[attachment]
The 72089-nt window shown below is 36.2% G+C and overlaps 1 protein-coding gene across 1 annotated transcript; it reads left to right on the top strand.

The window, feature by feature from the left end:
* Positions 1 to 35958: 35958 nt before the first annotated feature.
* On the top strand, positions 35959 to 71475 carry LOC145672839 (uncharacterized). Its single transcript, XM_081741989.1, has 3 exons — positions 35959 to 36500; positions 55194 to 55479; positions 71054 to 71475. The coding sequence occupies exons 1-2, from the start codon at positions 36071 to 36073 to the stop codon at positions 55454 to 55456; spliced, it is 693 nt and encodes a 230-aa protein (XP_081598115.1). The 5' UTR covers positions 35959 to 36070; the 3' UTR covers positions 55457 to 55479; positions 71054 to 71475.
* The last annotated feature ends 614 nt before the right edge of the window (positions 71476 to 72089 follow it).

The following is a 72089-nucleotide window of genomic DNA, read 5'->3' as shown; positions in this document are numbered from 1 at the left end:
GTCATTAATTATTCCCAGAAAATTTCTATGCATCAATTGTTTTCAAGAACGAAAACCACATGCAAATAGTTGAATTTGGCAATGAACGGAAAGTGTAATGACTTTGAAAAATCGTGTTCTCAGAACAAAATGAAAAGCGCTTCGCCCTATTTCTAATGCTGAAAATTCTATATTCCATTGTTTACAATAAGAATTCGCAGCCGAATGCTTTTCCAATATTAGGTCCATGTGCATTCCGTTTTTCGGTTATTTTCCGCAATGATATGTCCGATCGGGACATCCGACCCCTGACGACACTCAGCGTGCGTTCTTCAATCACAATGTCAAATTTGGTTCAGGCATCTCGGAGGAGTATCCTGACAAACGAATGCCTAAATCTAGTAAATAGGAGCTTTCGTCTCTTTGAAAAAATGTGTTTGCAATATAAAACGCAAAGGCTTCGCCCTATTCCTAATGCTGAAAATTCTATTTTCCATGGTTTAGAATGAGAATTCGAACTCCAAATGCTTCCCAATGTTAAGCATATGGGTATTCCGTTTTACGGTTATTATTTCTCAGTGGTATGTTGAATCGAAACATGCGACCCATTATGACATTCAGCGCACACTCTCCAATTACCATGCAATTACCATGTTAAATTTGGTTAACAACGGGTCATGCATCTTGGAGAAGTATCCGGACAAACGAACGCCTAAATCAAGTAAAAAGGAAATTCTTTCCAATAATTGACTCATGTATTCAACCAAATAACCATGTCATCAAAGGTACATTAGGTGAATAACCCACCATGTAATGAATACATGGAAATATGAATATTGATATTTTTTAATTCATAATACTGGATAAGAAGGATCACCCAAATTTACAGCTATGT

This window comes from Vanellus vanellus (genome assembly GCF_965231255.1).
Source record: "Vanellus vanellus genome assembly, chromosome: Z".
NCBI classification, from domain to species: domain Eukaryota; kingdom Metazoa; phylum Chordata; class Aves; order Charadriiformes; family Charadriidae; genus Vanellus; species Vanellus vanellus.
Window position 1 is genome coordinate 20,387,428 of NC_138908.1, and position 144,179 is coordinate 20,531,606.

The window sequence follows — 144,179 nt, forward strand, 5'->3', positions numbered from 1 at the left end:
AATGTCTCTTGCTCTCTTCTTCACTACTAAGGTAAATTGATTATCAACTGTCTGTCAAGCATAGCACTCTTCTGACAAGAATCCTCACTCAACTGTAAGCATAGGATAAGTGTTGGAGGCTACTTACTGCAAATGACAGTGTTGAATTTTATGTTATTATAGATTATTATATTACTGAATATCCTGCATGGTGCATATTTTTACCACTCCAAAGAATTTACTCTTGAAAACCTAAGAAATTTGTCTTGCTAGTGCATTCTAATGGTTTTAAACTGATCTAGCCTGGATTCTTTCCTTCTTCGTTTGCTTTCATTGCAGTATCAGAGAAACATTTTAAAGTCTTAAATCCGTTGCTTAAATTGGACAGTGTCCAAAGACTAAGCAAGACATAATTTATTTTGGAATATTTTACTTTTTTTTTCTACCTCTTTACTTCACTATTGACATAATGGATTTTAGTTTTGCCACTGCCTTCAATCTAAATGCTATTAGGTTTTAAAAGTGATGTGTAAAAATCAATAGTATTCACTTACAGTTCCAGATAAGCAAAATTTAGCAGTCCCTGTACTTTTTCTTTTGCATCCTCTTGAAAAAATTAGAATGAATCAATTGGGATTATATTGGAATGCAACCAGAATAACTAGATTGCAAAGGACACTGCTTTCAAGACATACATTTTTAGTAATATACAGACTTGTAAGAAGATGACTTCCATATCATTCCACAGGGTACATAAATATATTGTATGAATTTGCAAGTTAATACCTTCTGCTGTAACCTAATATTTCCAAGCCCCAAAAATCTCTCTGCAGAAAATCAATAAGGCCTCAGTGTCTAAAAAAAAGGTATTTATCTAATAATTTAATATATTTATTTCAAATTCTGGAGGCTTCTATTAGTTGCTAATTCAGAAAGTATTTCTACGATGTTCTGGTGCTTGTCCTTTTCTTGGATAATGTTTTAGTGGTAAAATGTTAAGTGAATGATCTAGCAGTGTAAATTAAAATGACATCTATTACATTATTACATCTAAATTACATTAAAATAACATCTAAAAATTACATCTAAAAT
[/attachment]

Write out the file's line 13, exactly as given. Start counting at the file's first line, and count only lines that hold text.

AATGTCTCTTGCTCTCTTCTTCACTACTAAGGTAAATTGATTATCAACTGTCTGTCAAGCATAGCACTCTTCTGACAAGAATCCTCACTCAACTGTAAGCATAGGATAAGTGTTGGAGGCTACTTACTGCAAATGACAGTGTTGAATTTTATGTTATTATAGATTATTATATTACTGAATATCCTGCATGGTGCATATTTTTACCACTCCAAAGAATTTACTCTTGAAAACCTAAGAAATTTGTCTTGCTAGTGCATTCTAATGGTTTTAAACTGATCTAGCCTGGATTCTTTCCTTCTTCGTTTGCTTTCATTGCAGTATCAGAGAAACATTTTAAAGTCTTAAATCCGTTGCTTAAATTGGACAGTGTCCAAAGACTAAGCAAGACATAATTTATTTTGGAATATTTTACTTTTTTTTTCTACCTCTTTACTTCACTATTGACATAATGGATTTTAGTTTTGCCACTGCCTTCAATCTAAATGCTATTAGGTTTTAAAAGTGATGTGTAAAAATCAATAGTATTCACTTACAGTTCCAGATAAGCAAAATTTAGCAGTCCCTGTACTTTTTCTTTTGCATCCTCTTGAAAAAATTAGAATGAATCAATTGGGATTATATTGGAATGCAACCAGAATAACTAGATTGCAAAGGACACTGCTTTCAAGACATACATTTTTAGTAATATACAGACTTGTAAGAAGATGACTTCCATATCATTCCACAGGGTACATAAATATATTGTATGAATTTGCAAGTTAATACCTTCTGCTGTAACCTAATATTTCCAAGCCCCAAAAATCTCTCTGCAGAAAATCAATAAGGCCTCAGTGTCTAAAAAAAAGGTATTTATCTAATAATTTAATATATTTATTTCAAATTCTGGAGGCTTCTATTAGTTGCTAATTCAGAAAGTATTTCTACGATGTTCTGGTGCTTGTCCTTTTCTTGGATAATGTTTTAGTGGTAAAATGTTAAGTGAATGATCTAGCAGTGTAAATTAAAATGACATCTATTACATTATTACATCTAAATTACATTAAAATAACATCTAAAAATTACATCTAAAAT